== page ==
Emmy Magazine Features

The interests of Chloë Sevigny guide her “to more artistic things,” says director Jim Jarmusch. So it’s not surprising that a desire to work with director Luca Guadagnino led her to HBO’s We Are Who We Are.

In the time of Covid, what more could we want to hear from our lab-coated healers than “How can I help?” On NBC’s New Amsterdam, the devoted doctors say that — and mean it. And though the creators never conceived of the coronavirus when the series debuted, they now find themselves with one of the most relevant shows around.

“If she can do this, she can do anything !” So said a prominent producer when she saw Amanda Peet in IFC’s Brockmire — and then cast her as the lead in Dirty John: The Betty Broderick Story.

Janelle Monáe assumes the lead in Homecoming as a woman desperate to know her own name. During production she stayed in character (“I want that spirit to always show up”)and even quarantine couldn’t keep her from continuous creating.

Jeff Goldblum is interested in everything, and in his new series he goes where his inquiring mind takes him.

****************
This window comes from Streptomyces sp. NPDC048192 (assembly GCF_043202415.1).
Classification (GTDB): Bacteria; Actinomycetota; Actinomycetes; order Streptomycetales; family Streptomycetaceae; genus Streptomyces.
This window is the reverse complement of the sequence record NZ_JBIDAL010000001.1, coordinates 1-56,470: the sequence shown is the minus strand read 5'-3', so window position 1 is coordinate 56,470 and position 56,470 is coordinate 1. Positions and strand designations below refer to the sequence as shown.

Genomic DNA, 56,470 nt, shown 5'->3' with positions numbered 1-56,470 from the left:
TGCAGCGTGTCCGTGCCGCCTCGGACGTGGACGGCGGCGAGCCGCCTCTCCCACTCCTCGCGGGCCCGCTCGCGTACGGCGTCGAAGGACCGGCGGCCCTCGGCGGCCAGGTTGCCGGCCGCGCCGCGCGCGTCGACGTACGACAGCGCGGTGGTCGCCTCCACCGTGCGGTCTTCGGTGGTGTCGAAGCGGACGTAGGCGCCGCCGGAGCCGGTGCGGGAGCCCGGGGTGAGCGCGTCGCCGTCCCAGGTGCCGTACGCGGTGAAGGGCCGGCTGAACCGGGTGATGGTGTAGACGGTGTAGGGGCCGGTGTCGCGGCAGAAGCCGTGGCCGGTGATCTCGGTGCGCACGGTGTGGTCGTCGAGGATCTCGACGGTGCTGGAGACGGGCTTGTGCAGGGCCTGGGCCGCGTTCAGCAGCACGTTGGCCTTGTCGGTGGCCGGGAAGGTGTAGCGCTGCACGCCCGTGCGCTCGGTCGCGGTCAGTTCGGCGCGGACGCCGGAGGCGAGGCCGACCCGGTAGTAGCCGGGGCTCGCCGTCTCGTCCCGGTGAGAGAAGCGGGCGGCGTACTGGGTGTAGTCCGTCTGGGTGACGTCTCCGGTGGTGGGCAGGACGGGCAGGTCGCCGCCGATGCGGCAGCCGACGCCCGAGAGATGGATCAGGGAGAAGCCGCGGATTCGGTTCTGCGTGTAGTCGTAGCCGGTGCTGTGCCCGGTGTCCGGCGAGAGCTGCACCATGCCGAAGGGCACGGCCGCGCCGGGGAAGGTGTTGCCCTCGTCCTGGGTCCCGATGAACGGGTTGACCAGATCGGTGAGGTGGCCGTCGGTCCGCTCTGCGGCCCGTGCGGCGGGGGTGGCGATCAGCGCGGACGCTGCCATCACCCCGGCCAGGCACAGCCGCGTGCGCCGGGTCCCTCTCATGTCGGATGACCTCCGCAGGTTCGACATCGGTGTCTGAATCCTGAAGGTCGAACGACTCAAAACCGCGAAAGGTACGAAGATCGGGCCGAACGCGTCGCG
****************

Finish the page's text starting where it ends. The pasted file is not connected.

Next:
As a wee boy in Wales, Matthew Rhys was already working on his American accent when he and his pals played The A-Team. Some three decades on, that accent perfected, he awed audiences in The Americans as a Russian spy in deep cover. Now, in HBO’s new Perry Mason, he returns to TV with the origin story of the dogged defense lawyer, a staple of U.S. pop culture for almost a century.

Signing on to a multi-year series post Hamilton "felt like a huge decision,” says the busy Daveed Diggs, though ultimately the right one.

On TNT’s Snowpiercer, the survivors of an apocalypse are stuck circling the globe on a train with a strict class divide.

For the unassuming Cobie Smulders, signing on to Stumptown meant stepping up to the top of the call sheet — and to the duties of co-executive producer — and she’s thrived in the dual role.

Where does a Michelin-starred chef and worldwide TV purveyor — who’s also an Ironman competitor and racecar driver — find the next television frontier? For Gordon Ramsay, it’s Nat Geo’s Uncharted.

The streaming platform HBO Max required “the creation of a whole new medium,” says WarnerMedia’s Robert Greenblatt. But would you expect anything less from the company that brought you The Sopranos, Sex and the City and Game of Thrones?

Anna Kendrick can tell a good tale about the rocky road to love. And she can laugh about it. She brings those talents — and much more — to her roles as star and executive producer of HBO Max’s refreshingly relatable Love Life.

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